Bill resulting from 2-year effort to strengthen SC ethics laws dies on last day of session


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COLUMBIA, South Carolina — A bill resulting from a two-year effort to strengthen South Carolina's ethics laws is officially dead.

The legislative session ended Thursday without the Senate voting on a compromise measure that Republican senators who took the podium to run out the clock denounced as too watered down.

Sen. Wes Hayes urged his colleagues to pass an imperfect but good bill, saying the Legislature can push for more next year. The bill's key components required officeholders to disclose all of their income sources — though not the amounts — and required third-party groups raising money to defeat or elect candidates to disclose their donors and expenses.

"This is something we need to do," said Hayes, R-Rock Hill.

But Sen. Tom Davis, R-Beaufort, argued the bill's passage would allow legislators to incorrectly claim they'd accomplished sweeping reform as promised.

"This box will be checked, and it will be another 23 years before we get on this thing again," he said. "Ethics isn't something you accept incremental progress on."

The compromise did nothing to change the system of the House and Senate overseeing their colleagues' campaign filings. Currently, House and Senate committees handle ethics complaints against their current and former members, while the state Ethics Commission oversees all other elected officials.

To be considered reform, Davis said, the bill had to include independent oversight, as government watchdog groups have demanded. He noted that Gov. Nikki Haley has repeatedly said independent investigations must be in the bill.

"That was driven home time and time and time again," Davis said. "We shouldn't settle for anything less."

This week, however, Haley said the compromise should pass. She called it a way to "move the ball forward," though she referred to it as an income disclosure bill, not ethics reform.

The Senate abandoned the idea of independent investigations of members in the version it passed earlier this year, after senators failed to agree to any plan for doing so.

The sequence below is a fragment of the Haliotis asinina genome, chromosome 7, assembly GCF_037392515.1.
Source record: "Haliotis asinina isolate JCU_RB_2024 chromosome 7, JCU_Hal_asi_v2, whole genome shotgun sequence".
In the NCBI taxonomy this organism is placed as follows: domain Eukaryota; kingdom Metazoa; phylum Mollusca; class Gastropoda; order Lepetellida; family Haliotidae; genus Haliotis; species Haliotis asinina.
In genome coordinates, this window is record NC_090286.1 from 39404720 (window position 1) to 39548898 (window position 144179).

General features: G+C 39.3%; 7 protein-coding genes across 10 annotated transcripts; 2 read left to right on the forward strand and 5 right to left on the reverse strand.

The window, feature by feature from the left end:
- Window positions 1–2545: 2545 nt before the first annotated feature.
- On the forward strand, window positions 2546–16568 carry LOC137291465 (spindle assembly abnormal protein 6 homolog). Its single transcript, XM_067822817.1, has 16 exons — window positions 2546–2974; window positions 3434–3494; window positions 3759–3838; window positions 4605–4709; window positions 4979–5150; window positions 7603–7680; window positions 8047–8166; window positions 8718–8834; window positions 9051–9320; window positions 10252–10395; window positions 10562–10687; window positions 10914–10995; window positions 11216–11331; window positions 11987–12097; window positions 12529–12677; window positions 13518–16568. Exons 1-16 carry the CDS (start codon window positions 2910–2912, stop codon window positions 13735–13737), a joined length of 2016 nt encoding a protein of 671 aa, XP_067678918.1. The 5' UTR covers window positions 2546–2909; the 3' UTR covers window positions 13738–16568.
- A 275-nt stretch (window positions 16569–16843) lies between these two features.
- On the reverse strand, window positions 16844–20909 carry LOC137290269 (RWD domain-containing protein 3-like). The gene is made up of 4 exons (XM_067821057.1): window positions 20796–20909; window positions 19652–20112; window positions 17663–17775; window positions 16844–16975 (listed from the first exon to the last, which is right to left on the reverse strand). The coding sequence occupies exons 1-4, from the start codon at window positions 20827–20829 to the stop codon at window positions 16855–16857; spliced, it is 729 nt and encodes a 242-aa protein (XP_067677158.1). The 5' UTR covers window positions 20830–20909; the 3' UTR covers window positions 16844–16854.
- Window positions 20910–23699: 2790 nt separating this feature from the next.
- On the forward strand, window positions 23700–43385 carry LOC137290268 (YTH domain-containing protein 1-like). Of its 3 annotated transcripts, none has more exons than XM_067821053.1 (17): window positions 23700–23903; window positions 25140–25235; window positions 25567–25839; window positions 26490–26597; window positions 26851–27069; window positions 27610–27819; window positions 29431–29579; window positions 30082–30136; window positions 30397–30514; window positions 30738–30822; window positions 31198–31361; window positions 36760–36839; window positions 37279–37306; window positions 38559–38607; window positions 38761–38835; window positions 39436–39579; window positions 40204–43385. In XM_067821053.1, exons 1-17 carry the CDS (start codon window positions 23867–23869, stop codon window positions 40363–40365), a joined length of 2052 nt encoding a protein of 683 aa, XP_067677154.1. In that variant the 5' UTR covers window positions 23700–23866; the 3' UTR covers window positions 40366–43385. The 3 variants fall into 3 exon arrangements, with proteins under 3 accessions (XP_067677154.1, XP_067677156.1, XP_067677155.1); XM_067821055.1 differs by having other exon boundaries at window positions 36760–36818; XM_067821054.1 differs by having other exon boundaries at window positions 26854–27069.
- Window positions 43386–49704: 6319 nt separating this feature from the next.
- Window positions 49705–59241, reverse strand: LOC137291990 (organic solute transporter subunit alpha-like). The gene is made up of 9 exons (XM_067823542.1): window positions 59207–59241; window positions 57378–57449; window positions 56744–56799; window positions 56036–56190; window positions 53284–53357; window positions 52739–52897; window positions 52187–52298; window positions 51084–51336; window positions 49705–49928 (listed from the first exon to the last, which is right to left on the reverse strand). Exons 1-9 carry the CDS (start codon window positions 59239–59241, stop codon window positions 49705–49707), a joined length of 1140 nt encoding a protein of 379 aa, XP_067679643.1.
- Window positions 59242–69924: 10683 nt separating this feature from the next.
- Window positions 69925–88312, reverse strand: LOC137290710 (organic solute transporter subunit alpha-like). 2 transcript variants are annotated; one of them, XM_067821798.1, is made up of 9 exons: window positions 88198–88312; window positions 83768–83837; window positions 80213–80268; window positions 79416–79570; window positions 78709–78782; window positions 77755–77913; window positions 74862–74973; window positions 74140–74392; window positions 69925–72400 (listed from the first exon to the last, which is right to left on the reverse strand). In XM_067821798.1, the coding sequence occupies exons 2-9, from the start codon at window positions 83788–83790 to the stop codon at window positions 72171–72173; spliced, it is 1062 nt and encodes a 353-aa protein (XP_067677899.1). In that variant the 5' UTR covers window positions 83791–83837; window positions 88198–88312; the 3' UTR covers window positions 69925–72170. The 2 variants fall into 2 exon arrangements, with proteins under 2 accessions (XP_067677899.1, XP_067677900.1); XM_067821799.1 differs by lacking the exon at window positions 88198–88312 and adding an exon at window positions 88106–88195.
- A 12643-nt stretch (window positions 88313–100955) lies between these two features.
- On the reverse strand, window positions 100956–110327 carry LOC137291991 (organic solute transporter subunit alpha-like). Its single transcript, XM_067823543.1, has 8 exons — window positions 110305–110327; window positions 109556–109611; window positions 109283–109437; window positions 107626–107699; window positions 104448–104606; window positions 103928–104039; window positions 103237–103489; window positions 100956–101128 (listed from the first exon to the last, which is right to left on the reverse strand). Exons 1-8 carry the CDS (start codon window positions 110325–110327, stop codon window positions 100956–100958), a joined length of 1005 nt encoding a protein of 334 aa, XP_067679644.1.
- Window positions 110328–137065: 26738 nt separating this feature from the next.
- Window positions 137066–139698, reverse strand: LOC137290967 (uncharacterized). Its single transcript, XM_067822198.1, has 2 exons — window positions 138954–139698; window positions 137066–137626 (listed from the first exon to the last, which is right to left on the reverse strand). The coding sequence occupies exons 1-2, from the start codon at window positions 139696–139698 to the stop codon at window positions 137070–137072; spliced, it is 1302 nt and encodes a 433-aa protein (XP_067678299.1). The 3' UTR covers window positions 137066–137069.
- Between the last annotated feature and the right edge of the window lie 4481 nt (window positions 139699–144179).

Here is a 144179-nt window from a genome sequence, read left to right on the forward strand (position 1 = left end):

Though Republicans took the podium to filibuster the compromise, Haley's campaign blamed her Democratic challenger, Sen. Vincent Sheheen, for its demise. Sheheen was among senators who twice voted Thursday not to force speakers from the podium to take a vote.

"The people of our state have fought for and deserve an open, honest and accountable government that serves them, not the other way around — and yet time after time career politicians like Vince Sheheen have fought against those efforts to clean up government," said Haley spokesman Rob Godfrey.

Sheheen, D-Camden, said he expects her campaign to twist the facts.

"I'm not going to pretend this is a real ethics bill. It doesn't even do the things she said needed to occur," he said.

The Legislature last passed ethics reform after a 1990 FBI operation that resulted in 27 convictions or guilty pleas of state legislators and lobbyists.

The push for reform was renewed in 2012 when Lt. Gov. Ken Ard resigned and pleaded to campaign spending violations, and Haley was cleared by the House Ethics Committee of allegations she lobbied for former employers while in the House. Haley agreed with the committee's findings that gray areas of the law should be cleaned up, and she campaigned for changes.

The House and Senate created separate study committees, and Haley put together her own independent group to come up with a plan. She and legislators of both parties called ethics reform a top priority for 2013, then 2014. But any reform effort must start anew next year with a new bill.

Senate Judiciary Chairman Larry Martin said there must be more public outcry to force lawmakers to create an independent ethics panel. He said that may result from a pending case against House Speaker Bobby Harrell, whatever its outcome. Attorney General Alan Wilson sent allegations to the state grand jury that Harrell improperly used his influence. Harrell, who maintains he's done nothing wrong, contends ethics charges against a lawmaker must first be reviewed by the legislative panel. A Supreme Court hearing is set for Tuesday.

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